LAS VEGAS — The show must go on.
That sentiment couldn’t have been stronger this week at CES, the largest consumer electronics convention in the country. The conference, which brought more than 180,000 people to Las Vegas, was a reminder of what the tech industry is best at: being optimistic about itself.
Filippo Yacob, a tech entrepreneur who attended, was blasé about the state of the market. “The speed of progress and innovation happens at such a rapid pace that it’s not like it pulses with the stock market,” said Mr. Yacob, whose company Primo Toys makes tech products for children. “It’s more like a bullet train.”
This year’s event was also slightly larger than the last, with more than 4,500 exhibitors sprawled across 2.7 million square feet. The conference offered a peek at the year’s hottest tech trends, including artificially intelligent virtual assistants, next-generation wireless networks and connected cars.
And companies unveiled thousands of products. Google and Amazon showed car accessories, alarm clocks and speakers that can be controlled with their virtual assistants by speaking commands like “Hey, Google, what’s the weather today?” or “Alexa, what’s my sports update?”
LG lured attendees into its giant booth with televisions that can be rolled up as if they were yoga mats.
Wireless carriers and chip makers highlighted 5G, the next-generation cellular network arriving this year in a small number of cities with data speeds so zippy that devices can download an entire movie in seconds.
The most surprising news came when a host of tech companies announced they were working with Apple to bring some of the company’s content and virtual assistant capabilities to their devices.
Vizio, the TV maker, said its newer TVs would work with AirPlay, an Apple software feature for streaming video and audio content from an iPhone or Mac to a television screen. People will be able to speak to Siri on their iPhones to play content they had purchased from iTunes on the Vizio TVs. Samsung, Sony and LG announced similar partnerships with Apple.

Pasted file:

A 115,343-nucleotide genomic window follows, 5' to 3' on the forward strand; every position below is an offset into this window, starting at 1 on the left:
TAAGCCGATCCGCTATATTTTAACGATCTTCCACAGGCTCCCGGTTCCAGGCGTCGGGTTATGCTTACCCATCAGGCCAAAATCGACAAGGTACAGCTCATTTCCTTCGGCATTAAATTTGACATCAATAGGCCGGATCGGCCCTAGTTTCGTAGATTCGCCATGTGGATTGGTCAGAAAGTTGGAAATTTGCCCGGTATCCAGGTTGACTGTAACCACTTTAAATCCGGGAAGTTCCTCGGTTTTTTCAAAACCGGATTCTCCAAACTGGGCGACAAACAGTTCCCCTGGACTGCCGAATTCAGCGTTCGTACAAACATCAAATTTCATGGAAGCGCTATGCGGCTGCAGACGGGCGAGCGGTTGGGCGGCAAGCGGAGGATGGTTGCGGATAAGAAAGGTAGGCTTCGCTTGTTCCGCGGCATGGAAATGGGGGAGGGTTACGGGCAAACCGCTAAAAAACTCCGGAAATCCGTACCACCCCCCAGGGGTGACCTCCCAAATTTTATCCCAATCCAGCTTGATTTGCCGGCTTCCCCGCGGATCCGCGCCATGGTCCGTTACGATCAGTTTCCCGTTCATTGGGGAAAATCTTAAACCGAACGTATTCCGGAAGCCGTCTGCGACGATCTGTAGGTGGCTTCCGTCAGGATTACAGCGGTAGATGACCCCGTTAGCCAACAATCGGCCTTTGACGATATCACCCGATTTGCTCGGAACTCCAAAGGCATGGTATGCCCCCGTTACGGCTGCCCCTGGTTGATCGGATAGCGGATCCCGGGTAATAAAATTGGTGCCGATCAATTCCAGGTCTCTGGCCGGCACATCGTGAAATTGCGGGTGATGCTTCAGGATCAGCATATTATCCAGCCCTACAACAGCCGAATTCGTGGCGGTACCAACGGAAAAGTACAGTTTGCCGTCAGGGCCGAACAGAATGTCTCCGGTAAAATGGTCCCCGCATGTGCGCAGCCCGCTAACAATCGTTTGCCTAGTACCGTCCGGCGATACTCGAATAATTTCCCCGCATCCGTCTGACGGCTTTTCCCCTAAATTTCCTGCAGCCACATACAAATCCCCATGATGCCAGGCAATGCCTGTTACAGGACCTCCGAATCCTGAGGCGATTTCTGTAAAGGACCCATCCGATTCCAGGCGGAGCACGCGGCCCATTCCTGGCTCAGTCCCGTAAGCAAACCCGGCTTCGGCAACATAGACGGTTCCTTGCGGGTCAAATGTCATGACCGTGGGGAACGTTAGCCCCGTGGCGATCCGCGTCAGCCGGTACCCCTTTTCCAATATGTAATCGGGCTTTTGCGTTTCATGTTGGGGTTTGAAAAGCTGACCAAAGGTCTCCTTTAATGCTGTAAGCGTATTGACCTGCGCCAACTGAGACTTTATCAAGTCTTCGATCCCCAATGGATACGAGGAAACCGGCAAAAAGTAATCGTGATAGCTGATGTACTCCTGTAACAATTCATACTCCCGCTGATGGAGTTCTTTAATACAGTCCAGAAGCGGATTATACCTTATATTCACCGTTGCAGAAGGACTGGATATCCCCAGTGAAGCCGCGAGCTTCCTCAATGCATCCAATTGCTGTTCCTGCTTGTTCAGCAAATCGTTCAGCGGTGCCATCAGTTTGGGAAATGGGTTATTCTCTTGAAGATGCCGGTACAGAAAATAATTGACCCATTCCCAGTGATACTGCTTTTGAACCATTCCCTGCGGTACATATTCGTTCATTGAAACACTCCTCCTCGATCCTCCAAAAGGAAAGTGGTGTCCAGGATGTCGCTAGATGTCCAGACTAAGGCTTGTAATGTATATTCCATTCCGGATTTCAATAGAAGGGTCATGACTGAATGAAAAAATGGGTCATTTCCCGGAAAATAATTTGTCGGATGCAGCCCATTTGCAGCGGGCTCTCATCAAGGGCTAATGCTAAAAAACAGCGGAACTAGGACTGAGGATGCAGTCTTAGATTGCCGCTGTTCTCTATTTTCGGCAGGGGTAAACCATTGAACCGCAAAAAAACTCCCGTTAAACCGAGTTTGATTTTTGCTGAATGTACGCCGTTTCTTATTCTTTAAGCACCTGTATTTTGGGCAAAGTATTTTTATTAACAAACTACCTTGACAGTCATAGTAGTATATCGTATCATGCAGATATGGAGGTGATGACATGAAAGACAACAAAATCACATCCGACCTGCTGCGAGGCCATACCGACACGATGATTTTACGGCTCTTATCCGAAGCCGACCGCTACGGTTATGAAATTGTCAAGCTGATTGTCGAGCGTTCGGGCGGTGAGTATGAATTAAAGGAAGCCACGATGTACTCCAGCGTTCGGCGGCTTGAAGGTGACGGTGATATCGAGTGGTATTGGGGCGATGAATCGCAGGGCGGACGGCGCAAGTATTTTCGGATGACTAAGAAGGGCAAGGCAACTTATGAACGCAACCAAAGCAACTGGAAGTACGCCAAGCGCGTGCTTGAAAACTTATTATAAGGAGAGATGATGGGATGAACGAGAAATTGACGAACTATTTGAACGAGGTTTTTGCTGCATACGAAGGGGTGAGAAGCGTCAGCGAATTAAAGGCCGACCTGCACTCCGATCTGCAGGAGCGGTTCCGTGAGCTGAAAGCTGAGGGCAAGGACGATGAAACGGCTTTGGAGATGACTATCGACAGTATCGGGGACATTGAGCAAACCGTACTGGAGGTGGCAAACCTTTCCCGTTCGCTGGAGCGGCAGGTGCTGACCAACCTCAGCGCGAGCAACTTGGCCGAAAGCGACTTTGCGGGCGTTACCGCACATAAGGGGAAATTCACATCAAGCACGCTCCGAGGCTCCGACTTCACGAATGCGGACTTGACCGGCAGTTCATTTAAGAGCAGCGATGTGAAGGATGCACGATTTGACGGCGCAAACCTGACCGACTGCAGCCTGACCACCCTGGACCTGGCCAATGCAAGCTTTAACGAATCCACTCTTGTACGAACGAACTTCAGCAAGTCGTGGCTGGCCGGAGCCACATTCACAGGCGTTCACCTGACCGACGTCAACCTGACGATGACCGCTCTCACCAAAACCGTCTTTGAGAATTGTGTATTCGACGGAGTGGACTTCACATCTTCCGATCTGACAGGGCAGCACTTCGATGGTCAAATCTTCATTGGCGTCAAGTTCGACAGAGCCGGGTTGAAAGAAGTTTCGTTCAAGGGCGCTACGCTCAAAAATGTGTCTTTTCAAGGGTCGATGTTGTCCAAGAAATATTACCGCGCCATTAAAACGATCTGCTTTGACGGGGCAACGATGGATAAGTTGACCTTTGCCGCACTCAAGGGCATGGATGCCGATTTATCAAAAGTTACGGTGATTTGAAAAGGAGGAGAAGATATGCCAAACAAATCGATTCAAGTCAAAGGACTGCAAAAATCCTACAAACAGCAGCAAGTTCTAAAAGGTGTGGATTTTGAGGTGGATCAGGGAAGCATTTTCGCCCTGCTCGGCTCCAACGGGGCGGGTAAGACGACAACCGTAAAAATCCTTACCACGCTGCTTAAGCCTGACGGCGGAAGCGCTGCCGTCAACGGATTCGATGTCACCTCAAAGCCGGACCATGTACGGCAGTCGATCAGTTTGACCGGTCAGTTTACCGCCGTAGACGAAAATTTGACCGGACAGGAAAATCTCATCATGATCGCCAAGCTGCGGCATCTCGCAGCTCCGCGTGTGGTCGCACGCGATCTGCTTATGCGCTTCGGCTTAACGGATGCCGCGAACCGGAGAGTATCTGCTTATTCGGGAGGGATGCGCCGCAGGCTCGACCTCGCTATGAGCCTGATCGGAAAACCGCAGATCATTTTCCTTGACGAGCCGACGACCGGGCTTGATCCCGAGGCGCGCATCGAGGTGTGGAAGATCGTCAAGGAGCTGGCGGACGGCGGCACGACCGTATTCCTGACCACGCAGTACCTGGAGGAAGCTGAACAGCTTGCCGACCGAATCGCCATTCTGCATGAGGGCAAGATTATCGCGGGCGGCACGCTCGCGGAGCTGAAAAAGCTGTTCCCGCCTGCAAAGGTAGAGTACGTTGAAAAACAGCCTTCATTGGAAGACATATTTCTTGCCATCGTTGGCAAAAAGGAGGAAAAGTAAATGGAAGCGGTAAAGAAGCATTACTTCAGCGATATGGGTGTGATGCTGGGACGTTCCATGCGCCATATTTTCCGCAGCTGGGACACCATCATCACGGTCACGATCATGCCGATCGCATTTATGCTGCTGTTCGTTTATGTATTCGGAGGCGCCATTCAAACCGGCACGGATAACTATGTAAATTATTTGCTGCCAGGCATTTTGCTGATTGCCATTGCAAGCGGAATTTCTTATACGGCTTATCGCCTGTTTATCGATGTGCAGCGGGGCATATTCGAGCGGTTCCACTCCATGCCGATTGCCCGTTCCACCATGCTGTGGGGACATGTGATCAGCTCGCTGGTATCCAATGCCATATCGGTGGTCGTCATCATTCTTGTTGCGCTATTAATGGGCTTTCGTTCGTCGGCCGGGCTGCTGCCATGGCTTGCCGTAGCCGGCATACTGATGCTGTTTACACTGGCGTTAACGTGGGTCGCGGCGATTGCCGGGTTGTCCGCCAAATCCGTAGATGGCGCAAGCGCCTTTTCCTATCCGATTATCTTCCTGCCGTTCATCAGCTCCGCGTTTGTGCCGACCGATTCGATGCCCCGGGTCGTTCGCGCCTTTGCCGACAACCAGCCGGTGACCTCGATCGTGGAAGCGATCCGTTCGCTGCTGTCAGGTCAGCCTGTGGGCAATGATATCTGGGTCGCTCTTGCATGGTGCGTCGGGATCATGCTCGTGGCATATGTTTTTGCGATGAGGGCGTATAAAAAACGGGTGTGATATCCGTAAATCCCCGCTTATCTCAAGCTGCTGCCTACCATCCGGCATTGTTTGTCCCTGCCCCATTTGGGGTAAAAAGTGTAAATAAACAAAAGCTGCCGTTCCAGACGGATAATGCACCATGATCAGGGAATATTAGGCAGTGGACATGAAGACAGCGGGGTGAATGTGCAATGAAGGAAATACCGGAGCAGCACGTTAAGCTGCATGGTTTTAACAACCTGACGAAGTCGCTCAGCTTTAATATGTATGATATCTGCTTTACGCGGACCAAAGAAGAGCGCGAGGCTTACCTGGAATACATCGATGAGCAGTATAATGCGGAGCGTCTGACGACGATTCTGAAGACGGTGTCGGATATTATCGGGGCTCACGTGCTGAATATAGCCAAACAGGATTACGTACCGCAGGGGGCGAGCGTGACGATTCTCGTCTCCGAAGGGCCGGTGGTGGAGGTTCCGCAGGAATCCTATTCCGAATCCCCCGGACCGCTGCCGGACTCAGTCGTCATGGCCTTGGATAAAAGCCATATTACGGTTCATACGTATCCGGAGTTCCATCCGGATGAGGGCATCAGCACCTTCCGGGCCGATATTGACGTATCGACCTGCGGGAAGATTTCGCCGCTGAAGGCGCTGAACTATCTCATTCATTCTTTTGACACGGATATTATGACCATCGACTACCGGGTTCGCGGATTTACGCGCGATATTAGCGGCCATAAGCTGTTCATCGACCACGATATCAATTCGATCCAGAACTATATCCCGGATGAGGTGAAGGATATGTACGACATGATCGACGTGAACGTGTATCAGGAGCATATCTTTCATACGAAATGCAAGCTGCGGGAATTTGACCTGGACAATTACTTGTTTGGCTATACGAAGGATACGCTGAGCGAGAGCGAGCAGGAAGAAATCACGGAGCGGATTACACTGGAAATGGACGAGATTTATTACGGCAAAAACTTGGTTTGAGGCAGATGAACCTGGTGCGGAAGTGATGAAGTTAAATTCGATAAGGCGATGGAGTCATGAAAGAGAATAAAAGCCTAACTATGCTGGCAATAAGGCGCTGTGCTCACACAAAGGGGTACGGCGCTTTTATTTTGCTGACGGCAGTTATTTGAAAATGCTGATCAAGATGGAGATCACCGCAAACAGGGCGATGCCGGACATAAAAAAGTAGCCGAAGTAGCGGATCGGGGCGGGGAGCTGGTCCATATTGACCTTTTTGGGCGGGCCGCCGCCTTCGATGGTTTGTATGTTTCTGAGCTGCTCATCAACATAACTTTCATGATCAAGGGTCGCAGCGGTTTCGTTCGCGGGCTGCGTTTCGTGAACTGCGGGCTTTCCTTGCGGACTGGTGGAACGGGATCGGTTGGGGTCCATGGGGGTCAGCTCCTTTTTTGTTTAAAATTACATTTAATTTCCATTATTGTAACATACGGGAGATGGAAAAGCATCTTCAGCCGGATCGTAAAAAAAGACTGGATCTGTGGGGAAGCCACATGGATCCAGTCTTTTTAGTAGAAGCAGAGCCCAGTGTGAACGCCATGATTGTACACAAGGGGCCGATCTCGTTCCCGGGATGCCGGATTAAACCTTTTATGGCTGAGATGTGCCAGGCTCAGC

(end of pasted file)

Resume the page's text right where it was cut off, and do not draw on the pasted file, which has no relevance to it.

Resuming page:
In the past, AirPlay and iTunes videos were mostly tied to Apple-made hardware like the Apple TV set-top box. Their expansion to third parties underlines Apple’s ambition to expand the revenue it generates from its internet content and services. That’s especially important now that sales of Apple’s cash cow, the iPhone, are slowing. This month, the company reduced its revenue expectations for the first time in 16 years.
The move is also notable because it illustrates an unusual willingness by Apple to open its technology to other companies, including competitors like Samsung.
In a statement provided by Samsung, Eddy Cue, Apple’s head of internet software and services, said that with the expansion of iTunes and AirPlay, “iPhone, iPad and Mac users have yet another way to enjoy all their favorite content on the biggest screen in their home.”
Front and center at CES was the battle between virtual assistants — namely Amazon’s Alexa and Google’s Assistant. Google erected an enormous outdoor booth to show off the multitude of devices that now work with Assistant, including smart watches, speakers and displays. The company said a billion devices now work with its assistant, up from 400 million last year. Google wants to make the Assistant the focal point of a consumer’s life: in the home, in the car and on mobile devices.
“When I walk down the aisle at Home Depot, will all the devices I might buy work with the Assistant?” Nick Fox, a Google executive who oversees Assistant, said of items like smoke detectors and thermostats. “The answer is yes.”
Amazon also had a large presence at the show. It filled a large conference room at the Venetian hotel with dozens of products that work with Alexa, including an Audi car, a motorcycle helmet and a stereo system.
The battle among virtual assistants is shaping up to be very different from past platform wars between tech companies because consumers will have more choices. Many of the smart gadgets at CES worked with multiple virtual assistants.
Aaron Emigh, chief executive of Brilliant, which makes smart home products that work with Alexa, Google Assistant and Siri, said it was critical for virtual assistants to work together, not against one another, because the smart home was already too complex, with products like light switches, thermostats and cameras coming from different brands.
“The more technology and the more different vendors that get put in your home, the more important that it all works together,” he said.
Car manufacturers like Mercedes-Benz and BMW showed off concepts of autonomous vehicles powered by artificial intelligence and 5G wireless connections. But consumers won’t be able to buy self-driving vehicles from a dealership anytime soon, in part because companies still need much more data on how people drive cars. Smarter cars with features like built-in voice assistants to help people use maps, play music or get a sports update without taking their eyes off the road are available now, however.
If the economy does cool off, sales of cutting-edge gadgets will drop. Fast. But that didn’t faze people here. None of the CES attendees I spoke to expressed concern.
Matt Strauss, who oversees Comcast’s Xfinity internet and cable service, was especially bullish about the year ahead. He said just about everything announced at CES required an internet connection, so that’s the last thing that people would cut off.
“It’s become like oxygen,” he said.